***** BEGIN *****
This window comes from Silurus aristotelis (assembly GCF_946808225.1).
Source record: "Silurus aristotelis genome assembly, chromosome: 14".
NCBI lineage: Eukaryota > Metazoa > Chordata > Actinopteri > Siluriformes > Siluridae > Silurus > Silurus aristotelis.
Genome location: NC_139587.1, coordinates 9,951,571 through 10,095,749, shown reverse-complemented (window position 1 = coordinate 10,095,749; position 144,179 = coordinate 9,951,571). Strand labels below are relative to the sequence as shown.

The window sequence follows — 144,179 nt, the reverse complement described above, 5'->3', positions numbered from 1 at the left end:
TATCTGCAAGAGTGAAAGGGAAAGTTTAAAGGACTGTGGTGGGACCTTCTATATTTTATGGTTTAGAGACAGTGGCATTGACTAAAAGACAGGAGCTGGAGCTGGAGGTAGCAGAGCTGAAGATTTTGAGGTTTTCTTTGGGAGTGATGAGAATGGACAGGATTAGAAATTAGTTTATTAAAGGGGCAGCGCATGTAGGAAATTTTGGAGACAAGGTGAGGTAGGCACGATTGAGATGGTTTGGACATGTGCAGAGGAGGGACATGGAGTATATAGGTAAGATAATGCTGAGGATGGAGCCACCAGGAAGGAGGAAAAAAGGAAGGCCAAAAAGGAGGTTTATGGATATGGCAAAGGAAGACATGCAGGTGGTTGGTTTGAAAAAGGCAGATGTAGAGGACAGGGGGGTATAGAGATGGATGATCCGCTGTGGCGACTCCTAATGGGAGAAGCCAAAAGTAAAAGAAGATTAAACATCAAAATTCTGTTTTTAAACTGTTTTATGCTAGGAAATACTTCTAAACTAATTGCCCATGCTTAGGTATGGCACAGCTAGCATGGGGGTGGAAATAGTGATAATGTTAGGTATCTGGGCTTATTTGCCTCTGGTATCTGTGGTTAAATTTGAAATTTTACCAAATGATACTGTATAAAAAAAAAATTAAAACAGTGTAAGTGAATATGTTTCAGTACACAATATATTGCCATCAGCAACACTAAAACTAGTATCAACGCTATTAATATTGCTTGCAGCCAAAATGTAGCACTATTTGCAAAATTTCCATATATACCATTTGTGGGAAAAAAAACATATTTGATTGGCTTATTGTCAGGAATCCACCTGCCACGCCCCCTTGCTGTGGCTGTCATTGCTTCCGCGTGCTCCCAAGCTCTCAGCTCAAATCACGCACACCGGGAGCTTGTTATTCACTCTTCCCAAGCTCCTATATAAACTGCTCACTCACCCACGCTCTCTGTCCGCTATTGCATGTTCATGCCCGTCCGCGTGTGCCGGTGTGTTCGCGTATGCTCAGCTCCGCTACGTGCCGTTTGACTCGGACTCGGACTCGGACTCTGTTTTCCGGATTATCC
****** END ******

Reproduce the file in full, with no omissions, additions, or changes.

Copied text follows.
This window comes from Silurus aristotelis (assembly GCF_946808225.1).
Source record: "Silurus aristotelis genome assembly, chromosome: 14".
NCBI lineage: Eukaryota > Metazoa > Chordata > Actinopteri > Siluriformes > Siluridae > Silurus > Silurus aristotelis.
Genome location: NC_139587.1, coordinates 9,951,571 through 10,095,749, shown reverse-complemented (window position 1 = coordinate 10,095,749; position 144,179 = coordinate 9,951,571). Strand labels below are relative to the sequence as shown.

The window sequence follows — 144,179 nt, the reverse complement described above, 5'->3', positions numbered from 1 at the left end:
TATCTGCAAGAGTGAAAGGGAAAGTTTAAAGGACTGTGGTGGGACCTTCTATATTTTATGGTTTAGAGACAGTGGCATTGACTAAAAGACAGGAGCTGGAGCTGGAGGTAGCAGAGCTGAAGATTTTGAGGTTTTCTTTGGGAGTGATGAGAATGGACAGGATTAGAAATTAGTTTATTAAAGGGGCAGCGCATGTAGGAAATTTTGGAGACAAGGTGAGGTAGGCACGATTGAGATGGTTTGGACATGTGCAGAGGAGGGACATGGAGTATATAGGTAAGATAATGCTGAGGATGGAGCCACCAGGAAGGAGGAAAAAAGGAAGGCCAAAAAGGAGGTTTATGGATATGGCAAAGGAAGACATGCAGGTGGTTGGTTTGAAAAAGGCAGATGTAGAGGACAGGGGGGTATAGAGATGGATGATCCGCTGTGGCGACTCCTAATGGGAGAAGCCAAAAGTAAAAGAAGATTAAACATCAAAATTCTGTTTTTAAACTGTTTTATGCTAGGAAATACTTCTAAACTAATTGCCCATGCTTAGGTATGGCACAGCTAGCATGGGGGTGGAAATAGTGATAATGTTAGGTATCTGGGCTTATTTGCCTCTGGTATCTGTGGTTAAATTTGAAATTTTACCAAATGATACTGTATAAAAAAAAAATTAAAACAGTGTAAGTGAATATGTTTCAGTACACAATATATTGCCATCAGCAACACTAAAACTAGTATCAACGCTATTAATATTGCTTGCAGCCAAAATGTAGCACTATTTGCAAAATTTCCATATATACCATTTGTGGGAAAAAAAACATATTTGATTGGCTTATTGTCAGGAATCCACCTGCCACGCCCCCTTGCTGTGGCTGTCATTGCTTCCGCGTGCTCCCAAGCTCTCAGCTCAAATCACGCACACCGGGAGCTTGTTATTCACTCTTCCCAAGCTCCTATATAAACTGCTCACTCACCCACGCTCTCTGTCCGCTATTGCATGTTCATGCCCGTCCGCGTGTGCCGGTGTGTTCGCGTATGCTCAGCTCCGCTACGTGCCGTTTGACTCGGACTCGGACTCGGACTCTGTTTTCCGGATTATCC